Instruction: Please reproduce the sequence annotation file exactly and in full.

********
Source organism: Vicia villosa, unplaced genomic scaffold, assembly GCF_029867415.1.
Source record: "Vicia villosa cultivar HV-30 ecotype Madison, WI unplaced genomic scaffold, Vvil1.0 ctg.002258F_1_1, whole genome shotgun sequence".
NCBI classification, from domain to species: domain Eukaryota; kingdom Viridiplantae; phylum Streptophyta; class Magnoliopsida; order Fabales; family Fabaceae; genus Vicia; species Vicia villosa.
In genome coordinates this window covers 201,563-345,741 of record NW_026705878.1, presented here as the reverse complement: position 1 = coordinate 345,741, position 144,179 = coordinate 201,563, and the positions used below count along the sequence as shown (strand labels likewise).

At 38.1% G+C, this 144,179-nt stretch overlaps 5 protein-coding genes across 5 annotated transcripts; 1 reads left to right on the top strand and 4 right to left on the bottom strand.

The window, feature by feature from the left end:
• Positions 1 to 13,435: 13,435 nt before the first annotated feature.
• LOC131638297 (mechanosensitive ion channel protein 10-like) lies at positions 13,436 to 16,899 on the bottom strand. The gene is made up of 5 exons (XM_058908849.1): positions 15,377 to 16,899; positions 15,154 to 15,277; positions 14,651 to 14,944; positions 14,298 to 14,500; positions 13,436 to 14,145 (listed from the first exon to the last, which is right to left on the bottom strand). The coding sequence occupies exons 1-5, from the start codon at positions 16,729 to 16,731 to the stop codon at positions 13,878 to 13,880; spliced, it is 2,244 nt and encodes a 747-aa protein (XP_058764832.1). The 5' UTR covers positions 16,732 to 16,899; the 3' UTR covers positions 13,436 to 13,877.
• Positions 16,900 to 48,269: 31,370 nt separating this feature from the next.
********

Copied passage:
Source organism: Vicia villosa, unplaced genomic scaffold, assembly GCF_029867415.1.
Source record: "Vicia villosa cultivar HV-30 ecotype Madison, WI unplaced genomic scaffold, Vvil1.0 ctg.002258F_1_1, whole genome shotgun sequence".
NCBI classification, from domain to species: domain Eukaryota; kingdom Viridiplantae; phylum Streptophyta; class Magnoliopsida; order Fabales; family Fabaceae; genus Vicia; species Vicia villosa.
In genome coordinates this window covers 201,563-345,741 of record NW_026705878.1, presented here as the reverse complement: position 1 = coordinate 345,741, position 144,179 = coordinate 201,563, and the positions used below count along the sequence as shown (strand labels likewise).

At 38.1% G+C, this 144,179-nt stretch overlaps 5 protein-coding genes across 5 annotated transcripts; 1 reads left to right on the top strand and 4 right to left on the bottom strand.

The window, feature by feature from the left end:
• Positions 1 to 13,435: 13,435 nt before the first annotated feature.
• LOC131638297 (mechanosensitive ion channel protein 10-like) lies at positions 13,436 to 16,899 on the bottom strand. The gene is made up of 5 exons (XM_058908849.1): positions 15,377 to 16,899; positions 15,154 to 15,277; positions 14,651 to 14,944; positions 14,298 to 14,500; positions 13,436 to 14,145 (listed from the first exon to the last, which is right to left on the bottom strand). The coding sequence occupies exons 1-5, from the start codon at positions 16,729 to 16,731 to the stop codon at positions 13,878 to 13,880; spliced, it is 2,244 nt and encodes a 747-aa protein (XP_058764832.1). The 5' UTR covers positions 16,732 to 16,899; the 3' UTR covers positions 13,436 to 13,877.
• Positions 16,900 to 48,269: 31,370 nt separating this feature from the next.